Helmet Mask (Mukenga)

Helmet Mask (Mukenga) ©LCVA

Helmet Mask (Mukenga)

Kuba culture
Democratic Republic of the Congo
wood, animal skin, glass beads, cowry shells, raffia, animal hair
21" x 16.5" x 16"
Gift of Donna and Thomas L. Brumfield, Jr.

The Bushong creation myth is a complex story of conflict and resolution. As in many creation myths throughout the world, its characters represent more than individuals. Each myth is a representation of humankind as a whole. The cast of characters varies from culture to culture based upon context, that is, the environment from which the myth emerged. In the Kuba culture three main characters play a role in this myth: Mukenga (also called Mwaash a Mbooy), Bwoom, and Ngaady a Mwaash. Mukenga is Woot, the first human, who represents the mediator between the ruler and nature. The trunk-like form on top of the elaborately decorated mask references elephants. The elephant symbolizes strength and prosperity -- strength from the animal's obvious physical characteristics and prosperity due to its economic importance in the early ivory trade. The cowry shells adorning the mask signify wealth (cowries often were used as money). The colored glass beads signify good fortune (red), high rank (blue), and faithfulness (white). Owned by the king and often buried with him, a mask such as this represents the king's divine power and position in the royal lineage.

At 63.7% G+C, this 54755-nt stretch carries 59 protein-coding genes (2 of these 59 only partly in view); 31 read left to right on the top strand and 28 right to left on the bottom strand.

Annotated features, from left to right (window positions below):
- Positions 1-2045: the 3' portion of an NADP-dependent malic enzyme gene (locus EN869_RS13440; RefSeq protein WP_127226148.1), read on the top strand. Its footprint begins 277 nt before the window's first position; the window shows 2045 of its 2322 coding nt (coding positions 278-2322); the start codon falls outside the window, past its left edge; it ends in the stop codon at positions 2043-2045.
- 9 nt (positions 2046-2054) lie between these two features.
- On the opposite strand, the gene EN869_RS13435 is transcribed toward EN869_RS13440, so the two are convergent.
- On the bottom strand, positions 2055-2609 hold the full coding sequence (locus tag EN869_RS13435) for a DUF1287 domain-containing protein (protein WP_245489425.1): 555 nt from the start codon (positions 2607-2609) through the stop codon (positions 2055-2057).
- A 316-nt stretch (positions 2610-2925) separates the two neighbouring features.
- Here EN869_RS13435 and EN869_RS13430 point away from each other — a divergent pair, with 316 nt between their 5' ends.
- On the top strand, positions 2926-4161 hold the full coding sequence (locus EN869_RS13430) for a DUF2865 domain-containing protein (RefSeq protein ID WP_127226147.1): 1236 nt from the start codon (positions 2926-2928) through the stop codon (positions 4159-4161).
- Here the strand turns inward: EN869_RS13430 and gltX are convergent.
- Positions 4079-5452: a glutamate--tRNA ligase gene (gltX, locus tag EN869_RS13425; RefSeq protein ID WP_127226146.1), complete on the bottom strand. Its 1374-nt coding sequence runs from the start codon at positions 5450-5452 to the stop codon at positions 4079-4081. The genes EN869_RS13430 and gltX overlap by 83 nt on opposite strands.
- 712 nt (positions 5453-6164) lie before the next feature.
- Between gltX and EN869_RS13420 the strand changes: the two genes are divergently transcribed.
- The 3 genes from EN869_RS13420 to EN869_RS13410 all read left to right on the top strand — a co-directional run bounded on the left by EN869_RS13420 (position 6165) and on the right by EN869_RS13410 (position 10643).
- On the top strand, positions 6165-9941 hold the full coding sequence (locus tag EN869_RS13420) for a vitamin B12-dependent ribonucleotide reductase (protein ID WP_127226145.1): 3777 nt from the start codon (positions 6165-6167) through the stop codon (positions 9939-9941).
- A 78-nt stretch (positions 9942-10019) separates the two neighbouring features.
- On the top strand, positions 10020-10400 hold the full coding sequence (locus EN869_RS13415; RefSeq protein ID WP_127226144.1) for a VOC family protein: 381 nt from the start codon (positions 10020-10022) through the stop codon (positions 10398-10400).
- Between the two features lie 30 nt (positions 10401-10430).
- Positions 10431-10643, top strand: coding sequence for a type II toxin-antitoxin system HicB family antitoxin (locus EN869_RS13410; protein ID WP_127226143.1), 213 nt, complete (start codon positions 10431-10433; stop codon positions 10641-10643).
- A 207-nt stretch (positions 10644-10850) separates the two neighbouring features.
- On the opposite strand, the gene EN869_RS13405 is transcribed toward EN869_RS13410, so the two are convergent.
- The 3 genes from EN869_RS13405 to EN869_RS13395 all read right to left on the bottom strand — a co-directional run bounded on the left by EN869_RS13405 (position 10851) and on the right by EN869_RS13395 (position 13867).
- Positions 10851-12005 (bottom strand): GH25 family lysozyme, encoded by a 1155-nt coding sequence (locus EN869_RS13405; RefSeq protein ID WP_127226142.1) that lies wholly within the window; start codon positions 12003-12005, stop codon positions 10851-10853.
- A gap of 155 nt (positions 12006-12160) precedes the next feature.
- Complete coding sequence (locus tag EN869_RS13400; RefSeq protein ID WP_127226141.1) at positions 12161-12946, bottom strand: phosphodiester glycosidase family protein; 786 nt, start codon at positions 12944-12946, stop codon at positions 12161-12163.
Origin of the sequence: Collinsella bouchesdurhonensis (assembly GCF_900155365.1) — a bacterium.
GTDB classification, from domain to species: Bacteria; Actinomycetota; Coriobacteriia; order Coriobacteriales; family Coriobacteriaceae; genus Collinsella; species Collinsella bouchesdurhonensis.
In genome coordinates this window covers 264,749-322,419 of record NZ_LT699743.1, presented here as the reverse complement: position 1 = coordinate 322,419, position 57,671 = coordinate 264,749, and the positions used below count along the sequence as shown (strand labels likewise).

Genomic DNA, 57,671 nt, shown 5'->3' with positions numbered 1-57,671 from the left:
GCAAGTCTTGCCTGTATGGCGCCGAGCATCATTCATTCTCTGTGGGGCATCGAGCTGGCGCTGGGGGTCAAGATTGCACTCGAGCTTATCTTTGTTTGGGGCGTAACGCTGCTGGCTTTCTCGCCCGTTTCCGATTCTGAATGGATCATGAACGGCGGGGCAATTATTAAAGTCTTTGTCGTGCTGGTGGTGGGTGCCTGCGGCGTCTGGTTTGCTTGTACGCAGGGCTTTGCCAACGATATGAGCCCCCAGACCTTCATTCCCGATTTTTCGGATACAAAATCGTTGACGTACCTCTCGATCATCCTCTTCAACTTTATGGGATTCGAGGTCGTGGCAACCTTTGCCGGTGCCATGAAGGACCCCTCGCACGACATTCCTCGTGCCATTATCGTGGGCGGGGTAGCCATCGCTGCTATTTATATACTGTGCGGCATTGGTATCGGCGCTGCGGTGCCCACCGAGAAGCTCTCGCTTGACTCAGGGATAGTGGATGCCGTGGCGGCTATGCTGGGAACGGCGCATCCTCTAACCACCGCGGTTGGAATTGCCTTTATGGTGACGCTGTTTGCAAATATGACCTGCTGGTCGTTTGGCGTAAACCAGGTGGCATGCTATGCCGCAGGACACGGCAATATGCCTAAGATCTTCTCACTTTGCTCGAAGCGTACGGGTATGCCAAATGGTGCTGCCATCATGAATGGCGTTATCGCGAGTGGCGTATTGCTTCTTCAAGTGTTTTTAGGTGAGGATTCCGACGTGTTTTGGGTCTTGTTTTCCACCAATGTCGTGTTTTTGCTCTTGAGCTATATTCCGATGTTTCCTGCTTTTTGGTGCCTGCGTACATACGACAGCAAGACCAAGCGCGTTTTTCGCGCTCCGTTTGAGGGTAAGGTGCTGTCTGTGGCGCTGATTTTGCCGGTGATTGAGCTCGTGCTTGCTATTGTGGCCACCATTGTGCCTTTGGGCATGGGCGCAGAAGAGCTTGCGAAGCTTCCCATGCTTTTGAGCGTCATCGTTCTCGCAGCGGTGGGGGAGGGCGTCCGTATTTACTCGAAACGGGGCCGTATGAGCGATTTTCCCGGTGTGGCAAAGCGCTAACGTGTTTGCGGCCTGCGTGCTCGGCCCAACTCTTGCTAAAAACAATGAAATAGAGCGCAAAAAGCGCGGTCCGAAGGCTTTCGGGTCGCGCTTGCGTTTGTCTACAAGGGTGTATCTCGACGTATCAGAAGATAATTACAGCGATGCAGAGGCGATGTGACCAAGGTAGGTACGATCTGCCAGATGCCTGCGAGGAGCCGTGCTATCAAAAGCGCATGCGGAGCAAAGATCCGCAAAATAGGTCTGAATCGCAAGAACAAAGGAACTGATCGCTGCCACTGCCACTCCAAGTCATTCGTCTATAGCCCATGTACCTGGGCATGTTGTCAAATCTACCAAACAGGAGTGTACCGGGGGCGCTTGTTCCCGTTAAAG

Bibliography: Hultgren, 1993, p.56.

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